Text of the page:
Swift says he has a collection area that hasn’t produced a bountiful harvest for nine years. “There is no doubt in my mind” that this is the result of climate change, he said. Overall, crops are smaller and more sporadic than they were a few decades ago. “If this continues, I really don’t know what the nurseries will do for the seeds in 10, 20 or 50 years,” he says.
Seed orchards – trees managed with the intention of harvesting seeds – are a contingency plan against lower yields from the wild harvest. But neither have they escaped climate change. Last year’s wildfires destroyed a sugar pine seed orchard in the Klamath National Forest and another on Oregon Bureau of Land Management land. It was a devastating blow, as orchards take a long time to establish themselves, as trees need time to mature.
After collection, the the seeds are sent to nurseries, where they are grown as seedlings for planting. The study’s authors interviewed more than 120 nursery managers about barriers to scaling up their operations to meet reforestation needs. These issues range from spacing to staffing issues.
“We’re out of greenhouse space,” Brian Morris, program director at Webster Forest Nursery in Washington, told WIRED. “We actually have to work with outside producers to meet our demand. So for the last few years we’ve been basically running at full capacity. “
Finding enough labor has already been a struggle for nurseries. According to Morris, his nursery hires its in-house staff and seasonal contracts from farm labor, and those costs are increasing every year. Additionally, the study noted that immigration issues like visa restrictions often prevent migrant workers from entering the United States. For this reason, nursery operators and reforestation project managers often do not know how many workers will be available and whether their core team will be able to return. “Every year when we do these contracts and go through the hiring process, it’s a very stressful time,” Morris says. “We don’t know what we’re going to get each year.”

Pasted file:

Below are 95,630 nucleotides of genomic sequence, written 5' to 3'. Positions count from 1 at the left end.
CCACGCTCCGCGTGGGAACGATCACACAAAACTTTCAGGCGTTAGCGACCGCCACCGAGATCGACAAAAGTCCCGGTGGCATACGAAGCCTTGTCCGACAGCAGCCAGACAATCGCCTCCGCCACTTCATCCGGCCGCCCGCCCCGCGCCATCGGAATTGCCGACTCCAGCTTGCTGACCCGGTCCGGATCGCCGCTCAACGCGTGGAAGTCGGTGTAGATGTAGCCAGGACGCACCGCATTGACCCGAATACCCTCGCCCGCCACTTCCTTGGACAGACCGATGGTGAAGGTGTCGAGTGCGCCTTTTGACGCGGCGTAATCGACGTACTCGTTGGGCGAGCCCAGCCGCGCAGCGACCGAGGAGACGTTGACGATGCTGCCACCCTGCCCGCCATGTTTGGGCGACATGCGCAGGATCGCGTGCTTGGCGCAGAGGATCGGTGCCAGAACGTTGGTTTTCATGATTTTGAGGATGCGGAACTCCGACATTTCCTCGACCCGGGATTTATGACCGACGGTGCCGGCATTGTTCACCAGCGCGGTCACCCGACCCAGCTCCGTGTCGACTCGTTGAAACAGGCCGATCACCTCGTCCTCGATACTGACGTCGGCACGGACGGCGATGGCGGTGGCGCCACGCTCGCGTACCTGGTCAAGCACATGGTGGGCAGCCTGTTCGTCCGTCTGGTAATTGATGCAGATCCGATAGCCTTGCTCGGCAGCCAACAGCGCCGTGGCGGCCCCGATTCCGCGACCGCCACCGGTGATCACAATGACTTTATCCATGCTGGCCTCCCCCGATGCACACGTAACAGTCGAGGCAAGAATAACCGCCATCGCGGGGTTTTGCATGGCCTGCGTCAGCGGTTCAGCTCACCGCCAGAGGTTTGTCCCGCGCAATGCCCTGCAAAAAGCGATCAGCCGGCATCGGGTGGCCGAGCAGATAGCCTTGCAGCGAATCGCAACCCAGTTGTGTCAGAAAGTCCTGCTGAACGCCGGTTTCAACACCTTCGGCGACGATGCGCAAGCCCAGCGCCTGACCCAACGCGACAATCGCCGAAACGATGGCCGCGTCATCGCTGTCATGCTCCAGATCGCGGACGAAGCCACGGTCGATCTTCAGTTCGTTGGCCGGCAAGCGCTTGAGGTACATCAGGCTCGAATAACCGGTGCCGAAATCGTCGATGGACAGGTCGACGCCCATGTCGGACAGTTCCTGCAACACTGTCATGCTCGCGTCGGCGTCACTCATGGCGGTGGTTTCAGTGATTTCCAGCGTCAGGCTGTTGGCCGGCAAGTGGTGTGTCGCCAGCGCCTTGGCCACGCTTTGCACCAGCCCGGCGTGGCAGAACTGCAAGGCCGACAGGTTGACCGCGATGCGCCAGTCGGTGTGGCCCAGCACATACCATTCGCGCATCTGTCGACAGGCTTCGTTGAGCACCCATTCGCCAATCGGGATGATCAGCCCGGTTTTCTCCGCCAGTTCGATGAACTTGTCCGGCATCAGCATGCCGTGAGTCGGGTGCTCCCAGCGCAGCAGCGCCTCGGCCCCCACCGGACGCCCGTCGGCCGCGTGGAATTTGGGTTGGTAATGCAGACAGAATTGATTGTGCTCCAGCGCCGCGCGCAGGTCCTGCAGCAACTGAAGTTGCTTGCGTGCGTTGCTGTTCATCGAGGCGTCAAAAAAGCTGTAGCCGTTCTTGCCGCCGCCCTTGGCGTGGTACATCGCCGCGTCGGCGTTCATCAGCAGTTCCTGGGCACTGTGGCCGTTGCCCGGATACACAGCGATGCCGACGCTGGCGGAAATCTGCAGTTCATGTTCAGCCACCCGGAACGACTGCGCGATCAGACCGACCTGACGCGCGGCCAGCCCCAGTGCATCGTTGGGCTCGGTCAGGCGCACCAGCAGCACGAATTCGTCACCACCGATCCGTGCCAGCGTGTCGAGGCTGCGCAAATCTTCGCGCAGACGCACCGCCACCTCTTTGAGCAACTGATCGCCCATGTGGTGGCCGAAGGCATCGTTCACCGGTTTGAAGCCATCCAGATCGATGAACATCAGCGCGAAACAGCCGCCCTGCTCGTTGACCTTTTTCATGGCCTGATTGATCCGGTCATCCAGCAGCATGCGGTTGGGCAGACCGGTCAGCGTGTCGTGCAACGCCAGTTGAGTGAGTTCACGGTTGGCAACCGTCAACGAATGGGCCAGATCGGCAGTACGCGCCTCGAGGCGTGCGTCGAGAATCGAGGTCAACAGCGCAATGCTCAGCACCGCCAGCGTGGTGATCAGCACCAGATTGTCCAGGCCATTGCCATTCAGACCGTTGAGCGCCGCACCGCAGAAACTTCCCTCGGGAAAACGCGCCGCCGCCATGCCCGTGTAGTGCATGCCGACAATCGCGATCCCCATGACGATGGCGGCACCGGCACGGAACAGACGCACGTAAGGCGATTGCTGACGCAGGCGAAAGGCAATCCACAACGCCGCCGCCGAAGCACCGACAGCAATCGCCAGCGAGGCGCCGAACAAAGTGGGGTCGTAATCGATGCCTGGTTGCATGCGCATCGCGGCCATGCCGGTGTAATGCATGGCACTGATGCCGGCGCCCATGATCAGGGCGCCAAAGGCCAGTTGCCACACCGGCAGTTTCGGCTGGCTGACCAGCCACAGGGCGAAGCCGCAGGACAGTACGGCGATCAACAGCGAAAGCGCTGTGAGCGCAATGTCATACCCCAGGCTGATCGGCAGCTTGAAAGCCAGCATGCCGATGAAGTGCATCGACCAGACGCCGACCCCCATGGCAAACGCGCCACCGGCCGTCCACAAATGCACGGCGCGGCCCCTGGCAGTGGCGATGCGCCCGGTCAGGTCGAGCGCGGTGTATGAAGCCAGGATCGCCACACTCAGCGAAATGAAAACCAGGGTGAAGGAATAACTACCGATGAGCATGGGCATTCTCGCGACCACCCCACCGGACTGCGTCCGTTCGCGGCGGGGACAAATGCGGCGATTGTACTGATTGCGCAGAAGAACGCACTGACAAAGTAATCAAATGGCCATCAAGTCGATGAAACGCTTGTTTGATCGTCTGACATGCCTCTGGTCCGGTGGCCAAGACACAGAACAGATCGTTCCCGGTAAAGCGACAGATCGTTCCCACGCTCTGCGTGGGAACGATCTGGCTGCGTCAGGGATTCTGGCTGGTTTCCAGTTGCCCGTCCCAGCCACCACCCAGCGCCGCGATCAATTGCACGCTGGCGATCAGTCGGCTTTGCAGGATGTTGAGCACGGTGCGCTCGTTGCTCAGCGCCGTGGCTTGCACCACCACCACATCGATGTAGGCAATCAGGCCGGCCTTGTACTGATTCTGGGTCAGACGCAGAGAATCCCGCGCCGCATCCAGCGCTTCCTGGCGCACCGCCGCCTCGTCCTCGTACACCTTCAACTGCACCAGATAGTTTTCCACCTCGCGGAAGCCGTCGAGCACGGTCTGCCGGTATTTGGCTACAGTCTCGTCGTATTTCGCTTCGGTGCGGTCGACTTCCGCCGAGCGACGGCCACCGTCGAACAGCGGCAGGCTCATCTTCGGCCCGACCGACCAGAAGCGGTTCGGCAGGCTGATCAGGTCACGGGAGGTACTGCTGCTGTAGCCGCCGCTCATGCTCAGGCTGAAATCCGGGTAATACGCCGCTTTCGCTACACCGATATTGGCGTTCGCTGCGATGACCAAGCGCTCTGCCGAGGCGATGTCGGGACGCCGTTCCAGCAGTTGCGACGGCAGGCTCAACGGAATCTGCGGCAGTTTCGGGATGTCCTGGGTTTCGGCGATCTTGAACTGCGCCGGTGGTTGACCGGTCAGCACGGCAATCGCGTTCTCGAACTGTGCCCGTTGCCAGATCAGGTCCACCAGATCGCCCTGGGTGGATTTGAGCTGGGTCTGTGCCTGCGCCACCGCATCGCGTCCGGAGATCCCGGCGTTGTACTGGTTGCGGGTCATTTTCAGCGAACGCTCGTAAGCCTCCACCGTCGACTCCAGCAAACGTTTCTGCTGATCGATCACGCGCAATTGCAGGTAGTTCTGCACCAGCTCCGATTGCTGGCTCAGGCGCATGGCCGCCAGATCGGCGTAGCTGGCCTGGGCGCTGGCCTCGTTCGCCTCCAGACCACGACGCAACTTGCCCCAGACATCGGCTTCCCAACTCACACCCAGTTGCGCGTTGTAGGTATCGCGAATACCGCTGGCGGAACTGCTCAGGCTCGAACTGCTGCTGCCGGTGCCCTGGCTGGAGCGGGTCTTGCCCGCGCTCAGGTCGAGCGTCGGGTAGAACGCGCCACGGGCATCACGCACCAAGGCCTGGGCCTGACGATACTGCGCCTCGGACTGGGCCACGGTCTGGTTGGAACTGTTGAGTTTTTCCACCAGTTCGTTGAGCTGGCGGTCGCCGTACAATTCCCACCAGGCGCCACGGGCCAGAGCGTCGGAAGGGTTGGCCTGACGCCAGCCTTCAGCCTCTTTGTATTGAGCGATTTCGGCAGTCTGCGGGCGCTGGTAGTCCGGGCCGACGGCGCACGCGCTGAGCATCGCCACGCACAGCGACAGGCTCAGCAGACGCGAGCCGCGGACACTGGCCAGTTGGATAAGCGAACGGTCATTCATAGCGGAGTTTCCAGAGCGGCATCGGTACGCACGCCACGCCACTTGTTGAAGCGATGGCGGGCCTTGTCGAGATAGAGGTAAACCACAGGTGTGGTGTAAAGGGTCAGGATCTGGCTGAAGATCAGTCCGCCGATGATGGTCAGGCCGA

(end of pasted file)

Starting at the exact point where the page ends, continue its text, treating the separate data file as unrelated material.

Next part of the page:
Last summer, Rep. Bruce Westerman, a Republican from Arkansas, wrote in The hill that without the H-2B visa exemptions, by 2020, “1.6 million acres of forest land would not be planted and nearly 1.12 billion seedlings would die.”
Nurseries are also grappling with the issue of retirement. Many long-time producers are leaving the company and few young people are coming behind them. There are only three forest nursery training programs in the entire United States, and increased urbanization has made rural nursery jobs less desirable. In fact, Webster’s program manager retired earlier this year; Morris is filling the role on an acting basis.
Fargione says if nursery operators want to expand their infrastructure and hire more workers, they’ll need a guarantee from the government or other big buyers that the investment will pay off. “They will have to add more land to develop, and that will require long-term guarantees for them on demand,” Fargione says. “So things like long-term contracts or low-cost or discounted loans to encourage them to make those investments.”
Morris wants more details. Before expanding his business, he wants to know which tree species the reforestation efforts will focus on next. Does this tree grow best in the ground or in a greenhouse? And what type of greenhouse? “There are a lot of questions,” he says. “Trees are more than just trees. There is a lot to be done in choosing the right infrastructure for the crop you are going to grow. “
Once the seedlings are cultivated, the steep slopes and the risk of fires make replanting forest land extremely expensive. For example, according to the National Forest Foundation, a single project to plant 8,000 trees in California cost $ 300,000 just to prepare the site.